Whether Bernstein was referring to the strength of sound or the heft of the men who then played what is known as the "lower brass," the latter reference would certainly seem less appropriate today. Now, for the first time in its history, the Orchestra has a distaff member in the trombone section. Amanda Stewart arrived in September 2009 as Associate Principal Trombone, joining Principal Trombone Joseph Alessi (who came in 1985 and was her teacher at The Juilliard School), David Finlayson (also 1985, who plays Second Trombone), Bass Trombone James Markey (1997, who also studied with Mr. Alessi), and Principal Tuba Alan Baer (2004, a one-man section that often serves as a fourth trombone).
"It's incredible to be here," says Ms. Stewart. "When I was in school, I thought this was the best brass section in the world. It's an honor to be the first female, and it's a dream come true to sit in the same section with Joe. But the only time I think about being the first woman is when I go into the brass dressing room to get a mute or something and someone's changing. I have to go in blindfolded!"
"I love the trombone's sound," adds the Maryland native. "You can express so many different emotions and thoughts. It's warm and rich and has many musical possibilities: it can sound soft and sweet and lyrical; it can also be majestic, foreboding, brooding, loud, and terrifying. It can imitate the human voice very well." And what human voice would that be? Mr. Alessi has a quick reply: "Walter Cronkite!"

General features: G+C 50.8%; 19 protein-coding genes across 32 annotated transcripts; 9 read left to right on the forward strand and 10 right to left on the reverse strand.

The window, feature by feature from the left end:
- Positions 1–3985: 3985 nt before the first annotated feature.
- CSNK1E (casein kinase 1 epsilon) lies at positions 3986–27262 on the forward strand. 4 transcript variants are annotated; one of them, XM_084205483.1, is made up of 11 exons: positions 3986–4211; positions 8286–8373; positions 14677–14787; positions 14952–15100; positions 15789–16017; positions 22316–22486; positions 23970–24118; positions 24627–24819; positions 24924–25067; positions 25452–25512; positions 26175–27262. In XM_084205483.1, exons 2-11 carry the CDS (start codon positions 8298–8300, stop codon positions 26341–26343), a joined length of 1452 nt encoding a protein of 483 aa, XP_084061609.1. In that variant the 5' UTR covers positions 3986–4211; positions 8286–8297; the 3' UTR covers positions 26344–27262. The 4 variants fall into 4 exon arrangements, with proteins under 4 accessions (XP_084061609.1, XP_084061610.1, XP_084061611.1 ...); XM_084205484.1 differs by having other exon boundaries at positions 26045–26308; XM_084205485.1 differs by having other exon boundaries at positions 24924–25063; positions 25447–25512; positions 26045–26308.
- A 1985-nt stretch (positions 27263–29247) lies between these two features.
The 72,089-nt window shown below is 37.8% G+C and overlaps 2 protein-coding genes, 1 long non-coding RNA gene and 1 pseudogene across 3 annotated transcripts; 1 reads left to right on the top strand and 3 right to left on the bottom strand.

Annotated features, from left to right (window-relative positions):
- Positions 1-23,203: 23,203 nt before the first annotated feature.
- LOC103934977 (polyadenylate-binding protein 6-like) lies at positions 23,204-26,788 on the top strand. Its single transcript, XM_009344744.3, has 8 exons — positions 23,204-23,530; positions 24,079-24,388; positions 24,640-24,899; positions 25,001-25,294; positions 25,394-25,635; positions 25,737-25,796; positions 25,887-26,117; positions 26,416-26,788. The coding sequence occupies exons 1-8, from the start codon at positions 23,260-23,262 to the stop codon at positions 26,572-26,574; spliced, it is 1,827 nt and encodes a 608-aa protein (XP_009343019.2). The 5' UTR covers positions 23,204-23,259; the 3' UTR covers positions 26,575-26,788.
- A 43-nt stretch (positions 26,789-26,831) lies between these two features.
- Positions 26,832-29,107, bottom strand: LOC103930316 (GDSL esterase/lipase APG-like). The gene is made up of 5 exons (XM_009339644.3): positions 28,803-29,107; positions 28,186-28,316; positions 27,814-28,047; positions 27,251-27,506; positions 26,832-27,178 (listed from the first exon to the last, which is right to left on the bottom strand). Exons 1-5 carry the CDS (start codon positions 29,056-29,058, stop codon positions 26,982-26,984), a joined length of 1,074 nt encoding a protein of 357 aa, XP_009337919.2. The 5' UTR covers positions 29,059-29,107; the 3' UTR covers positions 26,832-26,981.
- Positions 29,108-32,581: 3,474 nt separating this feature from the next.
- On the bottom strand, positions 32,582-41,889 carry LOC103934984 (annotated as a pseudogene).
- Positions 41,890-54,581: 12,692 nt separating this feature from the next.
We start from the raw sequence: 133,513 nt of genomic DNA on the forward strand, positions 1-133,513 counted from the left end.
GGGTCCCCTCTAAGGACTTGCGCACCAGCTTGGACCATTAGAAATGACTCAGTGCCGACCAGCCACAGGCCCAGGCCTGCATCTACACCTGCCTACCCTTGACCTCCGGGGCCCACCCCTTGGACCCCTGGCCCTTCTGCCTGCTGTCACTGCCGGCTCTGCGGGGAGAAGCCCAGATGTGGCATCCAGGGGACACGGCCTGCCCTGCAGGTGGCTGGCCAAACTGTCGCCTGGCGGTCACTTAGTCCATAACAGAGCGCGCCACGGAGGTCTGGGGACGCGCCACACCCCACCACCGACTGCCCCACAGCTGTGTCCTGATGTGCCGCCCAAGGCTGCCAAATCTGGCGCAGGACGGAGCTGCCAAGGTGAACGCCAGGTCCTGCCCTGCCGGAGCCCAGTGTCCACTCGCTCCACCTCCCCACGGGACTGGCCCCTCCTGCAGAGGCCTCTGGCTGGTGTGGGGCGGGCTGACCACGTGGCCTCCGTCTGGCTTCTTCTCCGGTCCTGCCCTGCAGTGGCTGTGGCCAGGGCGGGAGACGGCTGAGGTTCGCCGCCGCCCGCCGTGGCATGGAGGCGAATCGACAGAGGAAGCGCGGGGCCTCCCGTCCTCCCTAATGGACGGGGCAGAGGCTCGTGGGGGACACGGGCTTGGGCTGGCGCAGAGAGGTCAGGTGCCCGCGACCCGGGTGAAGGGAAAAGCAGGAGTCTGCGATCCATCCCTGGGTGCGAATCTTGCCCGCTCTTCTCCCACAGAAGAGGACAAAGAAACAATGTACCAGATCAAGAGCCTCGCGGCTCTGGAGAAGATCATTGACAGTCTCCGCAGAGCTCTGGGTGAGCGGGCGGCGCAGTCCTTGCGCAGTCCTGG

As in all Orchestra sections, the players' roles are clearly defined. As Principal, Mr. Alessi plays the top part in three-part harmony; in addition, he makes assignments with Ms. Stewart, which involves schedules and extra rehearsals, if necessary. "In this orchestra we work pretty steadily and rigorously, and with all the touring we do it's great to have four people in the section," he says. "But I feel we all have some say in what goes on; we discuss things."
Ms. Stewart, as Associate Principal, not only fills in for Mr. Alessi on the tenor trombone : the standard at the Philharmonic : but is also required to play alto and bass trombone, as well as the euphonium and bass trumpet. "Amanda's job is almost like a utility baseball player," explains James Markey, who served as the Philharmonic's Associate Principal Trombone from 1997 to 2007. "She's got to play outfield, infield, and catcher."
While all the Orchestra's trombonists know how to play most of these instruments, David Finlayson, as Second Trombone, specializes in the tenor variety and is usually the middle voice within a three-part harmony passage. "I'm a bridge between the tenor and bass voices," he explains. "At times I play the role of the bass when the bass isn't playing, and at times the top part if the Principal isn't playing. As with most second players, you fill in the chords, the way tenor and alto singers do in a choir. You have to be a follower, someone who can complement the First and always make the First sound even better."
James Markey, the Bass Trombone, also plays contrabass trombone, and explains his role: "My sound has to have a certain amount of flexibility, and have qualities that complement the tenor trombone," he says. "There are times when I'm at the bottom of the trombone section so I have to provide a bigger sound, a solid foundation for the upper voices. Other times I function as a middle voice in the whole brass section. Or, I'm sort of the top voice of the lowest of the brass. It's not uncommon for the bass trombone and tuba to play things together : passages in octaves or in unison."